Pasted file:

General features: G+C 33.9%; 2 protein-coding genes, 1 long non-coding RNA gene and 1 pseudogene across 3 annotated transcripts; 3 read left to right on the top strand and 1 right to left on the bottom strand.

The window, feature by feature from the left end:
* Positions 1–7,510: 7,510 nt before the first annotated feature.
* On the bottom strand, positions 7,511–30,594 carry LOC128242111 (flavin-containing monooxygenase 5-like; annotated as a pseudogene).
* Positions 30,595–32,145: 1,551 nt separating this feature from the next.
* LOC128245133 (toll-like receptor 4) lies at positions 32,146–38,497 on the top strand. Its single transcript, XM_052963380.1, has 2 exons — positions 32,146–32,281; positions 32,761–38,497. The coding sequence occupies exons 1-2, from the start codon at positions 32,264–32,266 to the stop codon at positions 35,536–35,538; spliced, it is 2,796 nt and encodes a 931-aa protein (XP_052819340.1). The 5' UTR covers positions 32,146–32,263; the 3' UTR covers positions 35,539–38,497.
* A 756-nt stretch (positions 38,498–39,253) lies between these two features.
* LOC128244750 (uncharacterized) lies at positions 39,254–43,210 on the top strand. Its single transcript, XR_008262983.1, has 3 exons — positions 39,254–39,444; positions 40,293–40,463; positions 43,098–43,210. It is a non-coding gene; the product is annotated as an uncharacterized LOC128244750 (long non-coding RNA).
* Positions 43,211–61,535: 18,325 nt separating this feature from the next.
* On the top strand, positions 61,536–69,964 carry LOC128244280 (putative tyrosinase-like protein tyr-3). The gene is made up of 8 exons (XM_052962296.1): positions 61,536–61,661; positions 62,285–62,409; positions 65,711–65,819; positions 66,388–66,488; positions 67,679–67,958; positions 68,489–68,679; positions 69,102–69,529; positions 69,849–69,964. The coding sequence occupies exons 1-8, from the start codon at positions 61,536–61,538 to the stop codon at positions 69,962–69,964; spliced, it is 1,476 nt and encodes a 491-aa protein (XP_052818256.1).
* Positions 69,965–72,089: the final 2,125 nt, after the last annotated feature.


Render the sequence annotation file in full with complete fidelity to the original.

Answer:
General features: G+C 33.9%; 2 protein-coding genes, 1 long non-coding RNA gene and 1 pseudogene across 3 annotated transcripts; 3 read left to right on the top strand and 1 right to left on the bottom strand.

The window, feature by feature from the left end:
* Positions 1–7,510: 7,510 nt before the first annotated feature.
* On the bottom strand, positions 7,511–30,594 carry LOC128242111 (flavin-containing monooxygenase 5-like; annotated as a pseudogene).
* Positions 30,595–32,145: 1,551 nt separating this feature from the next.
* LOC128245133 (toll-like receptor 4) lies at positions 32,146–38,497 on the top strand. Its single transcript, XM_052963380.1, has 2 exons — positions 32,146–32,281; positions 32,761–38,497. The coding sequence occupies exons 1-2, from the start codon at positions 32,264–32,266 to the stop codon at positions 35,536–35,538; spliced, it is 2,796 nt and encodes a 931-aa protein (XP_052819340.1). The 5' UTR covers positions 32,146–32,263; the 3' UTR covers positions 35,539–38,497.
* A 756-nt stretch (positions 38,498–39,253) lies between these two features.
* LOC128244750 (uncharacterized) lies at positions 39,254–43,210 on the top strand. Its single transcript, XR_008262983.1, has 3 exons — positions 39,254–39,444; positions 40,293–40,463; positions 43,098–43,210. It is a non-coding gene; the product is annotated as an uncharacterized LOC128244750 (long non-coding RNA).
* Positions 43,211–61,535: 18,325 nt separating this feature from the next.
* On the top strand, positions 61,536–69,964 carry LOC128244280 (putative tyrosinase-like protein tyr-3). The gene is made up of 8 exons (XM_052962296.1): positions 61,536–61,661; positions 62,285–62,409; positions 65,711–65,819; positions 66,388–66,488; positions 67,679–67,958; positions 68,489–68,679; positions 69,102–69,529; positions 69,849–69,964. The coding sequence occupies exons 1-8, from the start codon at positions 61,536–61,538 to the stop codon at positions 69,962–69,964; spliced, it is 1,476 nt and encodes a 491-aa protein (XP_052818256.1).
* Positions 69,965–72,089: the final 2,125 nt, after the last annotated feature.